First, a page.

The Masonic Temple at Maple Avenue and Lake Street. Credit: Susy Schultz

Some of the challenges of providing 30 apartments in a historic building that is a tight fit on its lot were clear at a recent Fourth Ward discussion of the proposed Masonic Temple project.

The vacant Masonic Temple may be turned into 30 apartments. Credit: Susy Schultz

The adaptive-reuse project was introduced to 25 interested neighbors Thursday, Nov. 3, at a meeting organized by Council Member Jonathan Nieuwsma, 4th Ward.   

Jodi Wickersheimer, Chief Development Officer of the YMCA, welcomed the neighbors to the Y’s Chinook Lounge for the event. She pointed out that a similar neighborhood meeting had recently been held there before the City Council granted approval for the YMCA’s proposed Men’s Residence renovation. That renovation, part of a $12.5 million project, is in the “campaign phase” now, she said. 

Nieuwsma introduced Adam Breux and Mike Karkowski, architects with Myefski Architects, and Gary Stoltz, principal of the owner and developer RC Lodge.  Stoltz described his company as an “an adaptive-reuse developer.”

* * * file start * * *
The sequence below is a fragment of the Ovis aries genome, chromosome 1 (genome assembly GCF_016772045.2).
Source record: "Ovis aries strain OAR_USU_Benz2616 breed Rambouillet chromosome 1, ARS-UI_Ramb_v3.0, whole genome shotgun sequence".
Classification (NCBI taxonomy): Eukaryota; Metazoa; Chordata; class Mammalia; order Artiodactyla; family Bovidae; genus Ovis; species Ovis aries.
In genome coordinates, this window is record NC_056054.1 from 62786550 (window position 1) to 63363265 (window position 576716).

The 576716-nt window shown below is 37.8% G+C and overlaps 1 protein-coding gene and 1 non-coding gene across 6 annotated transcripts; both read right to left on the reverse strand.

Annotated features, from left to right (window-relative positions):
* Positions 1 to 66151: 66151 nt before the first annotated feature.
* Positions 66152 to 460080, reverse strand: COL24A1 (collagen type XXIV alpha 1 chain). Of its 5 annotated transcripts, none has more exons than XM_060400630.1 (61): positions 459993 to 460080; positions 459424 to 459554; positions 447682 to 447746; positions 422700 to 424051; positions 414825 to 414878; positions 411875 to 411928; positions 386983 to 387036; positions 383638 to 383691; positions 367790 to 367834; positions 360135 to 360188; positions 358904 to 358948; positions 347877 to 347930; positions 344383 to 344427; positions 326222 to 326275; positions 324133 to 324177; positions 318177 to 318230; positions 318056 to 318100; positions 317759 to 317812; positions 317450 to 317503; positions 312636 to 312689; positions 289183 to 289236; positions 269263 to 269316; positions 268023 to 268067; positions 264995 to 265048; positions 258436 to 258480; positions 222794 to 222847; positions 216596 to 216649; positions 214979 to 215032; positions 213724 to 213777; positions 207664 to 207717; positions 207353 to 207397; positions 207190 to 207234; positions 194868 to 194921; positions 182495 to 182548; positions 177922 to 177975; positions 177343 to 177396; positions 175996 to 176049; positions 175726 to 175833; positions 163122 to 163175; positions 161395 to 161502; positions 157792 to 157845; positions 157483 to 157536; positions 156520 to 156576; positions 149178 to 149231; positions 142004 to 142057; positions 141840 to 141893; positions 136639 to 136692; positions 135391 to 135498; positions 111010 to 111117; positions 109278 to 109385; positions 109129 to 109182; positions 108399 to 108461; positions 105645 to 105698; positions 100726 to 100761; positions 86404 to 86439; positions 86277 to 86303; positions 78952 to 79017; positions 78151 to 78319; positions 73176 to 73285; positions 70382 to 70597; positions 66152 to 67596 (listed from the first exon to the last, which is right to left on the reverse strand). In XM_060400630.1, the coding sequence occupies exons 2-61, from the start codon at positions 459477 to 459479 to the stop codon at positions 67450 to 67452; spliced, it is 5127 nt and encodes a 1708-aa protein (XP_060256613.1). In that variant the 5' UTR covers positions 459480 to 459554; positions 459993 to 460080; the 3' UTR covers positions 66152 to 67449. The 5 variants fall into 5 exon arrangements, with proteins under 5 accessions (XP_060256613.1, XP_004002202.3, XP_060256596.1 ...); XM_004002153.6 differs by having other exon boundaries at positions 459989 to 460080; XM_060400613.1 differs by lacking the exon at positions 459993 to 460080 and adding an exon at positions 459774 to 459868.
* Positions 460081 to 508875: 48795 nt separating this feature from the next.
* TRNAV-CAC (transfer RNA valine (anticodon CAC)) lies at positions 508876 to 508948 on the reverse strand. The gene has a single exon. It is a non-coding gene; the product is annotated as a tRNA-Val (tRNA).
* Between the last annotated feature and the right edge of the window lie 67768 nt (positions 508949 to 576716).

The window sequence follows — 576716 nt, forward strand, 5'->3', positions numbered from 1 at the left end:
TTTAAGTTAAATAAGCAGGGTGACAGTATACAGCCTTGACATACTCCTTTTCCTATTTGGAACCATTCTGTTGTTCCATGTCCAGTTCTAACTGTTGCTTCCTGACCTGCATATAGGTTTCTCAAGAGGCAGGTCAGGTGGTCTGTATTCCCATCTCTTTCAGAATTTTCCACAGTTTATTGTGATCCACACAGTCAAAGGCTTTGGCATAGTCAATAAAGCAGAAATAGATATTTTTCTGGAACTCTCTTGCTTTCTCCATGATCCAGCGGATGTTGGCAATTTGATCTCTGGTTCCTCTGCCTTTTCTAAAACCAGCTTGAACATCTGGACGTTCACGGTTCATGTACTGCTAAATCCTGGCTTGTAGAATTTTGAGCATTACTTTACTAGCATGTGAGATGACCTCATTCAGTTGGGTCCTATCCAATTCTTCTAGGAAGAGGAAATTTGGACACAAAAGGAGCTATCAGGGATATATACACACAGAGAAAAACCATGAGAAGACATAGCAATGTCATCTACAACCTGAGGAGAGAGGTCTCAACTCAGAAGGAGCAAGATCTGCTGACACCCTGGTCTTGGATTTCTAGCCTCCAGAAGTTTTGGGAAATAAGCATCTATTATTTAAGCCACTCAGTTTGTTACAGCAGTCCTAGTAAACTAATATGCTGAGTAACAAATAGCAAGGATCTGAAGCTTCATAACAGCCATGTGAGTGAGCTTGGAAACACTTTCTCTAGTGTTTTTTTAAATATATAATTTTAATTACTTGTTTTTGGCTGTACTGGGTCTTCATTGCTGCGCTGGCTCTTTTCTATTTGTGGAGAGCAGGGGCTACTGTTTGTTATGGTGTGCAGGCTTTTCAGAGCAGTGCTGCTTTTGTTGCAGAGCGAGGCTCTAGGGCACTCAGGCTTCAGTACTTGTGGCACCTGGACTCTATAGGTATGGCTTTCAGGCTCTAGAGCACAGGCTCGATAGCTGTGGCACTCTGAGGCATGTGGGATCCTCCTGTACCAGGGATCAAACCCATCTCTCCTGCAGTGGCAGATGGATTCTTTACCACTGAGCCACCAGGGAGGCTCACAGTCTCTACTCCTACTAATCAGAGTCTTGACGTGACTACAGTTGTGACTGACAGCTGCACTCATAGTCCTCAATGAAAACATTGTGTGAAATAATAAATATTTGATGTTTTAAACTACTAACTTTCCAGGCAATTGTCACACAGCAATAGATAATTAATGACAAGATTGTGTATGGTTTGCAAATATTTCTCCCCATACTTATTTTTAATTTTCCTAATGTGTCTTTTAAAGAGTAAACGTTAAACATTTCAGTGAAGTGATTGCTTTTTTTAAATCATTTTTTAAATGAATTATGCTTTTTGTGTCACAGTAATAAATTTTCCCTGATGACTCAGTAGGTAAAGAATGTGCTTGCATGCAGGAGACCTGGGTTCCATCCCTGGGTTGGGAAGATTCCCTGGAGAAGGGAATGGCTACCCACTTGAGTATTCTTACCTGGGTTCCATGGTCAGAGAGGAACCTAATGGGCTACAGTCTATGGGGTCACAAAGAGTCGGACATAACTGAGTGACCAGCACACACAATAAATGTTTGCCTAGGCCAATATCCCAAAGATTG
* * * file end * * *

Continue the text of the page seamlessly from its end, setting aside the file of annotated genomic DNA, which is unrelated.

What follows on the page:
Breux told the audience that the Masonic Temple was built in 1926 and is a listed Evanston landmark, eligible for the National Register of Historic Places. The Evanston Preservation Commission approved the project at its Oct. 11 meeting. 

A view of the existing Masonic Temple lobby, which developers say would be preserved. Credit: Myefski Architects

Breux provided a Power Point overview of the project, starting with a view of the existing Masonic Temple lobby which, he said, will be preserved in the same location. 

The proposed interior design of a loft-style unit at the Masonic Temple. Credit: Myesfski Architects

He also showed an interior view of a typical loft-style apartment. The majority of the 30 proposed apartments are either loft-style units or two-story units. The tall ceilings in the Masonic Temple, and the exterior window sizes and locations, were factors in the apartment layouts. 

The proposed redevelopment project conforms with its R6 zone location, but it requires three major zoning variations.

Density variance

The developers are asking for a major variation to provide 10 more apartments than the 14 that the R6 zone and the lot size would permit.

In addition, by designating three of those 24 apartments as “affordable,” under the city’s inclusionary housing ordinance they are allowed what amounts to a bonus of two additional units per each affordable unit, or six in all. So they plan to have a total of 30 apartments.